DUBLIN (Reuters) - Irish Central Bank Governor Philip Lane on Friday urged the government to plan for the possible overheating of the economy by considering future tax increases, putting some surplus revenues aside and paying down more debt.
Ireland’s economy has grown faster than any other in the European Union for the last three years and is showing few signs of slowing down, prompting policymakers to warn that it could overheat in the coming years if falling unemployment leads to excessive price and wage pressures.
The government, central bank and independent fiscal watchdog all agree that, although the jobless rate has fallen sharply to 6.3 percent, the economy is not overheating at present, with overall inflation flat for over three years.
“Although this may not be an immediate issue in relation to budget 2018, determining the counter-cyclical fiscal stance may be quite relevant for subsequent budgets if the economy hits full employment,” Lane said in his annual pre-budget letter to Finance Minister Paschal Donohoe, published on Friday.
“The development of a counter-cyclical fiscal strategy should also strike the balance in the allocation of surplus revenues between the proposed rainy day fund and reducing the gross stock of public debt.”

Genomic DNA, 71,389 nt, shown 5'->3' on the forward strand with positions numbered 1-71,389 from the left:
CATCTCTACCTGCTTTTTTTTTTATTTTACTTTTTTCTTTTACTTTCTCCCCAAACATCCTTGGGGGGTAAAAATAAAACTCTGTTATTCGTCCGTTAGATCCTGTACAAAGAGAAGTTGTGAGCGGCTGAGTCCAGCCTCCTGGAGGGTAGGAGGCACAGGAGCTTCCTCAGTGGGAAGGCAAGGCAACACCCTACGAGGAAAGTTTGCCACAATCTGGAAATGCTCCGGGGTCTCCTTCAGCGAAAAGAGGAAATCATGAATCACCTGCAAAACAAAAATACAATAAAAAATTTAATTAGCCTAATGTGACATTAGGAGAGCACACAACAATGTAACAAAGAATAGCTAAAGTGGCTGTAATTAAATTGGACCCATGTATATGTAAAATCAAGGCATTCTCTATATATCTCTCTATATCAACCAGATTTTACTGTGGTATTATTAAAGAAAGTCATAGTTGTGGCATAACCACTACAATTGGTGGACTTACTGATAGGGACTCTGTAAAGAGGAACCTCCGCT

Lane told reporters that if signs of overheating do appear, the government should also consider adopting measures that slow consumption and investment growth. He identified property tax as one area that was available for such increases.
Lane has previously said government plans to ramp up public investment held back by years of strained finances may require it to cool other parts of its economy from 2019.
He acknowledged that this was not an easy message for politicians.
However he said the economy was not in a boom phase yet and that the possibility of overheating was still a conditional scenario and could be offset by other factors, such as the disproportionate effect on Ireland from Brexit.
“We may not get there,” he said.
He added that risks to growth remain clearly tilted to the downside at both European and domestic levels.
“For me the issue is let’s not do this [boom and bust] again, let’s try and stabilize the economy,” he said.
“The more stable the economy is... it’s going to be much easier in terms of planning socially vital issues,” Lane said.
Additional reporting by Conor Humphries; Editing by Kevin Liffey